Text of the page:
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Stanford study: Kids with a sense of humor

 

It's not just about the laugh track. Children are needed to watch funny films for a study of humor at Stanford University School of Medicine and Lucile Packard Children's Hospital.

It is the first such study of how children's brains change as their sense of humor matures. As part of the project, the researchers are examining how gender and temperament affect the development of humor pathways in the brain.

The researchers are examining how the neural pathways that encode the sense of humor develop in children's brains.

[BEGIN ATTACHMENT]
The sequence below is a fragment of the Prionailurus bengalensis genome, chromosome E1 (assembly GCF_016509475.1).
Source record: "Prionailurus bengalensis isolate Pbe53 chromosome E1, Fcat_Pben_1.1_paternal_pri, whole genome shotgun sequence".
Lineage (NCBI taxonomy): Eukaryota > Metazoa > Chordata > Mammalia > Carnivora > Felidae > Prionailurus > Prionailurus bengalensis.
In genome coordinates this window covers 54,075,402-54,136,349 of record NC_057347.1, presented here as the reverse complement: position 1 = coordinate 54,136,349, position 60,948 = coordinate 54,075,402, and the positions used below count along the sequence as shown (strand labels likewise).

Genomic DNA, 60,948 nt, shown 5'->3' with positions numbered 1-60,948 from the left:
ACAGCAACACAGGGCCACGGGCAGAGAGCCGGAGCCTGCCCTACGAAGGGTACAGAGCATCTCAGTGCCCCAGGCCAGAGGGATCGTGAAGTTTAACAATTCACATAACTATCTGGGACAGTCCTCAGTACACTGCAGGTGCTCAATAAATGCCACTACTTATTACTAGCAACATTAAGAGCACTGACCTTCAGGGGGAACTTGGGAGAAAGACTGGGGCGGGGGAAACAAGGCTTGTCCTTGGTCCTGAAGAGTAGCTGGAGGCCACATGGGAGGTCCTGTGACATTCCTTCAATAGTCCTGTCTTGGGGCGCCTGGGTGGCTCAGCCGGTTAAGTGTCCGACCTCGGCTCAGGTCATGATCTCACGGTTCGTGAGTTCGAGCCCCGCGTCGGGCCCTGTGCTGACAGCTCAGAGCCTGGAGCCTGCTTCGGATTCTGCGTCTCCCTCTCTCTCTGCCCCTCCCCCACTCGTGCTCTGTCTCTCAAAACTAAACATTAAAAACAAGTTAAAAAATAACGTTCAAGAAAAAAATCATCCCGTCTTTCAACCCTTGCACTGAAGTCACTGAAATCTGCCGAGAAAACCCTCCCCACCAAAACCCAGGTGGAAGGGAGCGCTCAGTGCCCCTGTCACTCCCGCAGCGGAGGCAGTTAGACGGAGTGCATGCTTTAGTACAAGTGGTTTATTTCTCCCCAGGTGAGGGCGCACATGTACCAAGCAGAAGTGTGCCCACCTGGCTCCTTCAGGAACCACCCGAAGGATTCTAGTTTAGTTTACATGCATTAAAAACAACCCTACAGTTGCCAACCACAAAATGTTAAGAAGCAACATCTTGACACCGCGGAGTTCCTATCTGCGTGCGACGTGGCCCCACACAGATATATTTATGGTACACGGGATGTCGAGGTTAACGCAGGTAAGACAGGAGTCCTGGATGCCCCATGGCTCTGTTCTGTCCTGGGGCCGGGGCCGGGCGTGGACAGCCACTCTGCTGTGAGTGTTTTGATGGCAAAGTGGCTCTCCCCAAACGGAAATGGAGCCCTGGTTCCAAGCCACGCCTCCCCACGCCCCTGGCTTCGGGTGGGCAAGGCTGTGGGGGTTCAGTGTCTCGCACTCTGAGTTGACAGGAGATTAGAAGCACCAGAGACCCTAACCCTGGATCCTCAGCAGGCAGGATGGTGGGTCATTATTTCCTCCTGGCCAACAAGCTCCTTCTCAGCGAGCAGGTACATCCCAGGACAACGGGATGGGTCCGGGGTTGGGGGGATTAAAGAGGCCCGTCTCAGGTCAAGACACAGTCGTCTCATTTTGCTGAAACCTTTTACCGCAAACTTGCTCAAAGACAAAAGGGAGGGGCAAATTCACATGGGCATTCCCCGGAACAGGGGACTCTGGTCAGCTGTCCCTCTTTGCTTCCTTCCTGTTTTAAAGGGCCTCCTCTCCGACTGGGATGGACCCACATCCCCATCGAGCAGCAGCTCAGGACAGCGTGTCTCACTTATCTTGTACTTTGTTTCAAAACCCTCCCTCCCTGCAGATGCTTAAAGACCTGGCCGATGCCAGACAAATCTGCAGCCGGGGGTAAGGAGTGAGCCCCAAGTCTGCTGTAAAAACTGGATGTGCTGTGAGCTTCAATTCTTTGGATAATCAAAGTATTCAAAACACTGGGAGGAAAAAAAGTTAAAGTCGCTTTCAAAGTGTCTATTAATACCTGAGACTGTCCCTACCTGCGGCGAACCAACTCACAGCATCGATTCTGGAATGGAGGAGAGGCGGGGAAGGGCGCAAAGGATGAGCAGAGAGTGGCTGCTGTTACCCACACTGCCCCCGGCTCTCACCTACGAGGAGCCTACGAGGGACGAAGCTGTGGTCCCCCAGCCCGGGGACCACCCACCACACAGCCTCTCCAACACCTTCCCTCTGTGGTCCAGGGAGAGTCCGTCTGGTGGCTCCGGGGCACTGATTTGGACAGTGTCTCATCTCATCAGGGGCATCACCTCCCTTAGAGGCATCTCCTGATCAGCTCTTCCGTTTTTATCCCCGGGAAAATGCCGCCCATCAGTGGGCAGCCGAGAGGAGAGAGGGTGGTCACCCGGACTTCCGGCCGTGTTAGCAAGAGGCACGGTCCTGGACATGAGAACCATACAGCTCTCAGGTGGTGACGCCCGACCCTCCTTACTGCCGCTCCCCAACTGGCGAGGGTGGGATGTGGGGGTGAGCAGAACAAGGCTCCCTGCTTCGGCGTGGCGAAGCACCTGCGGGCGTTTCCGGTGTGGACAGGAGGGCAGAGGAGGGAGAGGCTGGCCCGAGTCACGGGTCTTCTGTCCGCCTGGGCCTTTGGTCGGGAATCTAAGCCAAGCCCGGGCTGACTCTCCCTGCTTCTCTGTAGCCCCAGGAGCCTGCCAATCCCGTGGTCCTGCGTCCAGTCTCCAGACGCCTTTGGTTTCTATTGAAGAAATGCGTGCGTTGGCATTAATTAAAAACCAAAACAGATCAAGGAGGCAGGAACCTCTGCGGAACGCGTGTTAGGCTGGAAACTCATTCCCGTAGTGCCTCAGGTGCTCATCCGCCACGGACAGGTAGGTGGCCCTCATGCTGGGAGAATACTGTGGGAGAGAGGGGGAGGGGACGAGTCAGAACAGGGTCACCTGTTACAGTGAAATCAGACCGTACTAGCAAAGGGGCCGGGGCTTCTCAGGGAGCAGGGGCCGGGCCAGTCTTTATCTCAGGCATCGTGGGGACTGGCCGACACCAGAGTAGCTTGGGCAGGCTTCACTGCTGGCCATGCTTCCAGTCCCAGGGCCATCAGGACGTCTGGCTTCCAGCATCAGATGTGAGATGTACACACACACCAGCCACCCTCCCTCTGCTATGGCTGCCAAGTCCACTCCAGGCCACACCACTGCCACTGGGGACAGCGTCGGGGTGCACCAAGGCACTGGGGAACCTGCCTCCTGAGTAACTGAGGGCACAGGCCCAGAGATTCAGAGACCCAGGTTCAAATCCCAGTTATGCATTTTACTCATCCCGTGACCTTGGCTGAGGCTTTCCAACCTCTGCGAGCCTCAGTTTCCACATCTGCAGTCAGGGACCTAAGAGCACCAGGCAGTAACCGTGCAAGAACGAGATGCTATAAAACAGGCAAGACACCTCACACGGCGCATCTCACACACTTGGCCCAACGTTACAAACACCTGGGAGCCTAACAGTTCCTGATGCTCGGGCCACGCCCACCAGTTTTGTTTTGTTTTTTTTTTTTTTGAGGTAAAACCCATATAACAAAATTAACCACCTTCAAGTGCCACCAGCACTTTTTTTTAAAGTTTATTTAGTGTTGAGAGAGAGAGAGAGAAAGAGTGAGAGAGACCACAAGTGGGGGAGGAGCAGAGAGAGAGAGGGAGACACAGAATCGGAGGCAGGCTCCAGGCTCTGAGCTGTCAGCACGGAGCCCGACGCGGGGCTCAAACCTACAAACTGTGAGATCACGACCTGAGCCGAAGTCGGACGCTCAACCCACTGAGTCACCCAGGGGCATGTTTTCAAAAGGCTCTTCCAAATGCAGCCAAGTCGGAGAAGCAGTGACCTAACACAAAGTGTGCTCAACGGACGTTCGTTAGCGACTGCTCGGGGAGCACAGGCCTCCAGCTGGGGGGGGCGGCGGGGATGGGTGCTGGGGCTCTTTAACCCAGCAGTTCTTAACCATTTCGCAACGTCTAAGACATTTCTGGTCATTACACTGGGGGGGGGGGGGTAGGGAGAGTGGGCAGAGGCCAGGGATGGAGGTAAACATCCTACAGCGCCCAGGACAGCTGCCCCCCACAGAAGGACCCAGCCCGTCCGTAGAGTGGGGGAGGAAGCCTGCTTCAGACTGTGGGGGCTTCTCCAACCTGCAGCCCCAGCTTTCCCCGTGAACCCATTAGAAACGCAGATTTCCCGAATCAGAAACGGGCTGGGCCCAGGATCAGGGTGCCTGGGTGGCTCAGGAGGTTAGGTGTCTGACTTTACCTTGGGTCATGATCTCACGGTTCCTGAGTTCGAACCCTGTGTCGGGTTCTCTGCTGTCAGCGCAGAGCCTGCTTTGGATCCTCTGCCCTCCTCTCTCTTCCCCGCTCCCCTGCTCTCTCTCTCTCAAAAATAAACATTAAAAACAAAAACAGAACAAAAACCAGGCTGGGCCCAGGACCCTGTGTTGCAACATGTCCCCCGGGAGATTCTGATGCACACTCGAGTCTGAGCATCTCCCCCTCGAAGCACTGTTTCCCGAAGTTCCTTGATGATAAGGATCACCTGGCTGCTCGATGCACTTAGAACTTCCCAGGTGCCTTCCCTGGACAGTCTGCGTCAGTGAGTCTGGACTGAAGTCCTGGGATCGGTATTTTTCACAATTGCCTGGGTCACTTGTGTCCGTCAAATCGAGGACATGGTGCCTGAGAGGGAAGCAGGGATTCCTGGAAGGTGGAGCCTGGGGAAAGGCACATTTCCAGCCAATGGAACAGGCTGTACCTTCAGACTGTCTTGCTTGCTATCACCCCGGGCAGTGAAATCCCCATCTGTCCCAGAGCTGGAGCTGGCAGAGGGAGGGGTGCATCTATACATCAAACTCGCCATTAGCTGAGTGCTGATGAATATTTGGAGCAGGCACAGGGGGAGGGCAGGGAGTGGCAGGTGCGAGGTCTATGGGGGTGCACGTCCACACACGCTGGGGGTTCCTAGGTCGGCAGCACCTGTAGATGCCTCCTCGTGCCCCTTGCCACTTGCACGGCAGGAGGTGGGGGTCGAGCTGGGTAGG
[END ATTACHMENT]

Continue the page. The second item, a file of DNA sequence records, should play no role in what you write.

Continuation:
The scientists need brother-sister pairs aged six to 12 to watch short, funny film clips while having their brains scanned with magnetic resonance imaging. To participate, siblings must be no more than 2.5 years apart in age and must not have implanted metal, such as orthodontic braces.

Participants will have one home visit from the researchers and make two visits to the Stanford campus for behavioral testing and brain scanning. The children will receive monetary compensation and pictures of their brains -- great for show and tell.

Persons who are interested in participating in the study can contact Michelle Neely at mnneely@stanford.edu or call 650-862-9127.

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